I’ve messed around with a variety of knife designs through the years, some bigger, some fancier, some cheaper, some more feature-loaded, but I always seem to come back to a similar set of key features in my choice for a fixed blade knife, practically designed for survival, utility, diving, and combat (the ultimate back-up).
Look, realistically, any knife can cut. Almost any knife can poke a hole into something. Even a $1 cheapo knife from the bargain bin.
But if the SHTF, and I had to depend on one knife to do it all. If I had to choose one knife rugged enough, versatile enough, and, yes, even deadly enough to cover all my needs, I’d go with something like the Kabar Tanto. I’ve messed around with a variety of knife designs through the years, some bigger, some fancier, some cheaper, some more feature-loaded, but I always seem to come back to a similar set of key features in my choice for a fixed blade knife, practically designed for survival, utility, diving, and combat (the ultimate back-up). My general “wishlist” for desireable knife features include:
1-high carbon steel for temper and hardness. This knife is 1095, which is AISI grade wt 0.95% carbon. A knife that will sharpen well (a knife’s basic function).
2-durable point. Seems fundamental to all knives but the Tanto chisel point design is especially effective. It is considered “armour piercing”. The ability to pierce (very effectively) as well as cut can come in very handy for survival and defense.
3-full tang. From the blade through the handle should be integral for durability and “abusive” functions (like prying and levering).
4-comfortable grip. The rubberized texture, the palm-swell, the grip/drainage grooves and the oval cross-section of the Kabar is perfect for me. It just feels good and secure in your hand (in both overhand and underhand positions, wet or dry). This is a matter of hand size and preference. Some knives just don’t fit or feel right.
5-subdued colour. The epoxy coating on the blade doesn’t flash reflected light. It’s not for brandishing and “show”, but for tactical or survival use where concealment, escape or evasion might be part of the mission.
6-corrosion resistance. The same coating also protects the knife from corrosion (i.e. seawater, salty fluids).
7-practical weight (about a pound or so). The heftiness of the blade is practical for certain functions (like piercing with mass behind it), yet is nicely balanced.
8-practical length (6″ min). Good length for certain combat functions and extra length actually helps the balance. 8″ blade.
9-practical thickness. Another great “Tanto” feature. Gives the knife great durability, like the potential use as an “axe” by hammering on the back of the blade with an object.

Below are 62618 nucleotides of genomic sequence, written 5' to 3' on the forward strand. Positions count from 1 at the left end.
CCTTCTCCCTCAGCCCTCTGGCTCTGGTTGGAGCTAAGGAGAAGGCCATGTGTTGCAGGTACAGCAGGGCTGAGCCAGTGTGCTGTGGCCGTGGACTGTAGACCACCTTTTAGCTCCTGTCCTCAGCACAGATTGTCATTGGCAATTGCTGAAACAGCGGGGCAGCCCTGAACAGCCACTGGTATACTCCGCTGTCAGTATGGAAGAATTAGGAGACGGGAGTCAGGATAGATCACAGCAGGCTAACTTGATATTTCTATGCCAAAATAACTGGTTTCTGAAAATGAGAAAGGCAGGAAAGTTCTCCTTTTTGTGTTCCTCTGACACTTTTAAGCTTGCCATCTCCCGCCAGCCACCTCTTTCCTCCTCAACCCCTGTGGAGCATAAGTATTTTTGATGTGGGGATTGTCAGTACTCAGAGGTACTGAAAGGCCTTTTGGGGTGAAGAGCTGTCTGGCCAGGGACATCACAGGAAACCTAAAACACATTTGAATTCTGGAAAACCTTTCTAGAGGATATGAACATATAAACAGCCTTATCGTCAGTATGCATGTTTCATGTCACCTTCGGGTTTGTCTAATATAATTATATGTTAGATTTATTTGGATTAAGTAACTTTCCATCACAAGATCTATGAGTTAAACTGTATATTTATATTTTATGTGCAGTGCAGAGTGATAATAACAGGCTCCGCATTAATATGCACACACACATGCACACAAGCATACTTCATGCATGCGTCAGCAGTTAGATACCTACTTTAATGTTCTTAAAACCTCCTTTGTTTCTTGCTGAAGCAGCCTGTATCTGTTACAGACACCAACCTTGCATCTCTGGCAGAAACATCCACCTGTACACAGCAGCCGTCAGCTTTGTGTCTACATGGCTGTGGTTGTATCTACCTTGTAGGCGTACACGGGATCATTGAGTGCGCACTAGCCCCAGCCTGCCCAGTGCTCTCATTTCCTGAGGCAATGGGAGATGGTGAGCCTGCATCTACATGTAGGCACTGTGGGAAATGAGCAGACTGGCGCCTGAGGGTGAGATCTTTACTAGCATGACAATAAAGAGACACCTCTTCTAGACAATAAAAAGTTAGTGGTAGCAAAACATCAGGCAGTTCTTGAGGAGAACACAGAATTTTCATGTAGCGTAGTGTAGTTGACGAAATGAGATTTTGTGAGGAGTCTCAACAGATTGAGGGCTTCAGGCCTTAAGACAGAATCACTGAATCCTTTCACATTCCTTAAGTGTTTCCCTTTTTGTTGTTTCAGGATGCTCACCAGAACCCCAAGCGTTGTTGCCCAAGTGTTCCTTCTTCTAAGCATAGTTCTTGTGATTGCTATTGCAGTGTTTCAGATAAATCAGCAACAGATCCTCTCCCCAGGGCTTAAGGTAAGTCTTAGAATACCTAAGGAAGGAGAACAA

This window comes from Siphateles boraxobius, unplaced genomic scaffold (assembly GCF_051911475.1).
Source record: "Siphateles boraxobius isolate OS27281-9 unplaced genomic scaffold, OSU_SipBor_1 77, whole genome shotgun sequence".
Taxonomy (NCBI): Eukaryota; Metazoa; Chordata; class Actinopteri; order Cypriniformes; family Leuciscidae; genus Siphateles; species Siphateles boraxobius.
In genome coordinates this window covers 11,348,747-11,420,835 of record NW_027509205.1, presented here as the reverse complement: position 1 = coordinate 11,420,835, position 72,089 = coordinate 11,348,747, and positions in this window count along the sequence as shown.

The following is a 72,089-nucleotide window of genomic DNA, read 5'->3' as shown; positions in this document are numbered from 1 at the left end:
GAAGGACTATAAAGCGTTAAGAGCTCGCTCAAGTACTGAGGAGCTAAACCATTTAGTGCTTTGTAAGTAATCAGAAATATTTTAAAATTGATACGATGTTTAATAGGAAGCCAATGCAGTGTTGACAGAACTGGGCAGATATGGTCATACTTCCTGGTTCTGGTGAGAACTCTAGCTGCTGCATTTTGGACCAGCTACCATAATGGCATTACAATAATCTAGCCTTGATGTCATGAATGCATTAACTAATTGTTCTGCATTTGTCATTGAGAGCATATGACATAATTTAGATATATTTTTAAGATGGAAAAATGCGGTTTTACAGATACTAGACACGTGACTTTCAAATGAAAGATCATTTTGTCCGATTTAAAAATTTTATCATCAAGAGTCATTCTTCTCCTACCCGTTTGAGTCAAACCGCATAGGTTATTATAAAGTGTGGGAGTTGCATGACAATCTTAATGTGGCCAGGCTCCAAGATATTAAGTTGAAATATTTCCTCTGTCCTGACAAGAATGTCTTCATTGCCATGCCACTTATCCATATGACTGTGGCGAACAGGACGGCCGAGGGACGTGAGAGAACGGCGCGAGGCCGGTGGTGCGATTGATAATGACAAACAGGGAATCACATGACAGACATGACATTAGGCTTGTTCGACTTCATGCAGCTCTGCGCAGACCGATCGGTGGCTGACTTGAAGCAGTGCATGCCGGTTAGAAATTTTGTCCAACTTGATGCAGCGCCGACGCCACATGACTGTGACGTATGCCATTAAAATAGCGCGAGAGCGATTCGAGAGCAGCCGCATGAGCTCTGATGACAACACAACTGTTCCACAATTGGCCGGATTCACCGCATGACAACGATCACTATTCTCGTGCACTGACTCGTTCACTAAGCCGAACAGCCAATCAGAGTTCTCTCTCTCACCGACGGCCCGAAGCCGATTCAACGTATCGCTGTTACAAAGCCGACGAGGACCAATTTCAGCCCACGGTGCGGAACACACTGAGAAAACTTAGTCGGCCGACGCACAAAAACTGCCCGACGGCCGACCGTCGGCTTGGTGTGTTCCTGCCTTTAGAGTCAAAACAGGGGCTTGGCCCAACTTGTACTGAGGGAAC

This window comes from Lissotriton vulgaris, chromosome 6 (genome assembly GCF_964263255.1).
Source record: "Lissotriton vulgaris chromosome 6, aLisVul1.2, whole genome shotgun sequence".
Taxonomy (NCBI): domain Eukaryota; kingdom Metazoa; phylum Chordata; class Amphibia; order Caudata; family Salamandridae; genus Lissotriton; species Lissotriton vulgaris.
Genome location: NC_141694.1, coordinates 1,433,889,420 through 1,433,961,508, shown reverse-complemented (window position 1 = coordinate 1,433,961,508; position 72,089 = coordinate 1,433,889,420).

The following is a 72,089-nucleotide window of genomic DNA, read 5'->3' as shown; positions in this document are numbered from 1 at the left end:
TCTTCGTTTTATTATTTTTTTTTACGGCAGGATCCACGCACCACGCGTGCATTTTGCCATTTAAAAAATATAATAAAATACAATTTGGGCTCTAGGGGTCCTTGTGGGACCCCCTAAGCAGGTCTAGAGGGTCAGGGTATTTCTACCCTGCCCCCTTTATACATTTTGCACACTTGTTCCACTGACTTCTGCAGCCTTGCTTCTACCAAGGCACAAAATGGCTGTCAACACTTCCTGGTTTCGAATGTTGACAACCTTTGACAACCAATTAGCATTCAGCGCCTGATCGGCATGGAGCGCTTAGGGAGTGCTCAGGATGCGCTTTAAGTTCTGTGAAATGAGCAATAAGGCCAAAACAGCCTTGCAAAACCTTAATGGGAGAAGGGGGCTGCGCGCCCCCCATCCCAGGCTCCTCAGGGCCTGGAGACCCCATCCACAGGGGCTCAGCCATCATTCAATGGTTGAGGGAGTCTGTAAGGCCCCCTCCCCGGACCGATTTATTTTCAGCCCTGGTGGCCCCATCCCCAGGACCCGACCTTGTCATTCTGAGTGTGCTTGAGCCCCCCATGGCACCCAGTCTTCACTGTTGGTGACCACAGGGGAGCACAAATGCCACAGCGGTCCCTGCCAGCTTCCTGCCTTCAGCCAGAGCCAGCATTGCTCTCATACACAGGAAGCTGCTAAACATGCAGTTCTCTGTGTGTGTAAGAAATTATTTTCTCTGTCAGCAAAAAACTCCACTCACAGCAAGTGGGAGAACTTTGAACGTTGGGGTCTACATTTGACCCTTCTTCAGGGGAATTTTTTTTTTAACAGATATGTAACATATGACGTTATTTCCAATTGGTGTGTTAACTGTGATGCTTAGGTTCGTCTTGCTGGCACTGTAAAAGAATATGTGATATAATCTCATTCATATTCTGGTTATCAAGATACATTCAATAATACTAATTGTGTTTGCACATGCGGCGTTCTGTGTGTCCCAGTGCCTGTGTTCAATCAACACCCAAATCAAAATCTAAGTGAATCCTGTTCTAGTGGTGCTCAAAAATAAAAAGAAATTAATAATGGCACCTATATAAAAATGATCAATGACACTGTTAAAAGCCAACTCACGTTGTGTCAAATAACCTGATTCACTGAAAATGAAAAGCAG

10-practical pommel. Forget the compasses, the compartments, the clip-on slingshots, the “spikes”, or decorations on other knives… the Kabar has a very functional, simple and durable flat pommel (useful for hammering and striking) plus a lanyard hole.
11-serrations (a partial section of blade). Always handy for quick aggressive cutting of tough or fibrous materials. Some people prefer the plain blade. I’ve always thought a small section of serrations couldn’t hurt, and actually helps a lot for many practical tasks.
12 -Then add on a durable, comfortable, adjustable sheath, unaffected by water. The Kydex sheath for the Kabar Tanto is nice and is perforated with ample holes, slots and belt loops so that you can configure it to multiple carry methods. It grips the knife amply, but it also has a back up rubber loop “lock” (so that it cannot fall out). My only comment: the sheath is rigid and, I think, just a bit “noisy” both in movement and in deploying the knife. It’s like a hard piece of plastic. I improvised a way to “silence” it.
There are many other knives that meet these criteria and much is a matter of personal preference in selecting a knife, but I found that this Kabar Tanto satisfies my entire “wishlist” of design criteria and so far has served me well. Also, you should know that it is nothing but a “tool” to me. I don’t particularly cherish and protect it (though I keep it sharp and clean). My knife is meant to be used and if necessary “used up” if the situation calls for it. Certain knives in my life have earned a name when by use the character of the blade is discovered.
So do you own a Kabar knife? This one, or just any other knife? We would love to get a discussion going on here in the comments section or at the forums! So feel free to respond, comment and discuss 😉